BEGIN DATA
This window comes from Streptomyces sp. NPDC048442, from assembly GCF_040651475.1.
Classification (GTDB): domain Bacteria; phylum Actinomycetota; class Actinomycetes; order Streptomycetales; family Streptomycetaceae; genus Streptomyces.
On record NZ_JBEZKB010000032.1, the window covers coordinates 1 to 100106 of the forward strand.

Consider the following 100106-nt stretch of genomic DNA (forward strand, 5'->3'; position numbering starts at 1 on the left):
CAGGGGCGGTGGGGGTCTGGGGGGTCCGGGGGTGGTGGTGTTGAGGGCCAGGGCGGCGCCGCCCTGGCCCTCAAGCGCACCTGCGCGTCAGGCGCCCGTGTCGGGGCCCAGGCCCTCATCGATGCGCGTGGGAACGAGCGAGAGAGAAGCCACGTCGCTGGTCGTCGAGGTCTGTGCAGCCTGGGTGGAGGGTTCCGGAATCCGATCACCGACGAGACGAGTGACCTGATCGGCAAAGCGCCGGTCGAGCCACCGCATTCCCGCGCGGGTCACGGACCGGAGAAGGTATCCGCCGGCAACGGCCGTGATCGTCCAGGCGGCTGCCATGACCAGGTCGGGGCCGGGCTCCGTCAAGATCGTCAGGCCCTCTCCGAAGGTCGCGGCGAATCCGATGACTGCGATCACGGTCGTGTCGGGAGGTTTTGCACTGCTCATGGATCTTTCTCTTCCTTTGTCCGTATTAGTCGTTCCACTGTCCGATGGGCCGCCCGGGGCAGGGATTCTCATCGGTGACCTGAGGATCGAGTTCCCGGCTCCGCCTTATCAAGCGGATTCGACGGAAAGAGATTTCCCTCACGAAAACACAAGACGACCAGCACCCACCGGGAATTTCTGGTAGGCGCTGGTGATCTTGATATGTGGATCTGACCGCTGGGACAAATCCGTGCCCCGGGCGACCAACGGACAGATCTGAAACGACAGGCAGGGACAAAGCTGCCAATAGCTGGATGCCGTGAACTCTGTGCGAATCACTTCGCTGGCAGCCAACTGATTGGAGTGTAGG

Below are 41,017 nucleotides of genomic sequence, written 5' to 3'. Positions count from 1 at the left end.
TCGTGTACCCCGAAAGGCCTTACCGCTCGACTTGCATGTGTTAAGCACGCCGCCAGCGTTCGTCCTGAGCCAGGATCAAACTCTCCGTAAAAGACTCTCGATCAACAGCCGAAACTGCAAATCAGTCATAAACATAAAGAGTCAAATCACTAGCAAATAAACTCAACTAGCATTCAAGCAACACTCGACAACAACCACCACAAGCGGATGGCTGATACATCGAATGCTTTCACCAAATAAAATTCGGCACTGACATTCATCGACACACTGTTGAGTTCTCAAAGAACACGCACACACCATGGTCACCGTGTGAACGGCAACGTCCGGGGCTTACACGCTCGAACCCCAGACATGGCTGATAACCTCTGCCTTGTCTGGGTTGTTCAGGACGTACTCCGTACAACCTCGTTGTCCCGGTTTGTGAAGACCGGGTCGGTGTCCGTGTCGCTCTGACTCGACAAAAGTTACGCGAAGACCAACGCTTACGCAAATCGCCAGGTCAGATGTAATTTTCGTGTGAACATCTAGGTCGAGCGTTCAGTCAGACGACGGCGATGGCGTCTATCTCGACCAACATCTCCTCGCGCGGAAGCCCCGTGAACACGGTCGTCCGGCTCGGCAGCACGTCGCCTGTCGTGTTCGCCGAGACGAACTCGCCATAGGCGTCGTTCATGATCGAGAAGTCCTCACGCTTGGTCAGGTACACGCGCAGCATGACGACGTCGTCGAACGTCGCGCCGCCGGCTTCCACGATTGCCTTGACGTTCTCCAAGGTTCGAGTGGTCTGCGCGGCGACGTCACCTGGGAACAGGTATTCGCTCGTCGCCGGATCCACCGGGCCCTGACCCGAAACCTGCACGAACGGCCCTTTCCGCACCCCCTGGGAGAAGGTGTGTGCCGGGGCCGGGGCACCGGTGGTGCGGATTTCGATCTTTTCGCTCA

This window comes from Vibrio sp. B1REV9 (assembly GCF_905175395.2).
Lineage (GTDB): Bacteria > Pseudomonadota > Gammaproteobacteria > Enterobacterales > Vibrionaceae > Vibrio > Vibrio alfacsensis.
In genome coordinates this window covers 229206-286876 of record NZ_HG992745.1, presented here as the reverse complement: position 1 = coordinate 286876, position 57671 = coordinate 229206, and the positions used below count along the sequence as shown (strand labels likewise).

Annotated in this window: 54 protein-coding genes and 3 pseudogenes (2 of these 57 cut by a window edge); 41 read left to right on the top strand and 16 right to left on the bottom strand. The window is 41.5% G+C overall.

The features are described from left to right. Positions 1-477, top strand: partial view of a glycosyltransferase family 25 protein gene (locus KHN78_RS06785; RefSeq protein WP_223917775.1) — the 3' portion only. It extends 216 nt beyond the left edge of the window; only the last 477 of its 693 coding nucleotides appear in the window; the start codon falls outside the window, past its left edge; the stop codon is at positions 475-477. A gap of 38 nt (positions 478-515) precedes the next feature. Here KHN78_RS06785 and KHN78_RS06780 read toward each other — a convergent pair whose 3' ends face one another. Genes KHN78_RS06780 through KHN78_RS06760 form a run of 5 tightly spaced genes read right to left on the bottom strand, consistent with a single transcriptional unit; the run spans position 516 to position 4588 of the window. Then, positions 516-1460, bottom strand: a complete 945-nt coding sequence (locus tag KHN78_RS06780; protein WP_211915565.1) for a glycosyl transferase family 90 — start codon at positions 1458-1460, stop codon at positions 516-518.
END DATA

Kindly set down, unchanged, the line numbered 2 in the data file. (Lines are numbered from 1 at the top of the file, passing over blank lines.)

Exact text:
Classification (GTDB): domain Bacteria; phylum Actinomycetota; class Actinomycetes; order Streptomycetales; family Streptomycetaceae; genus Streptomyces.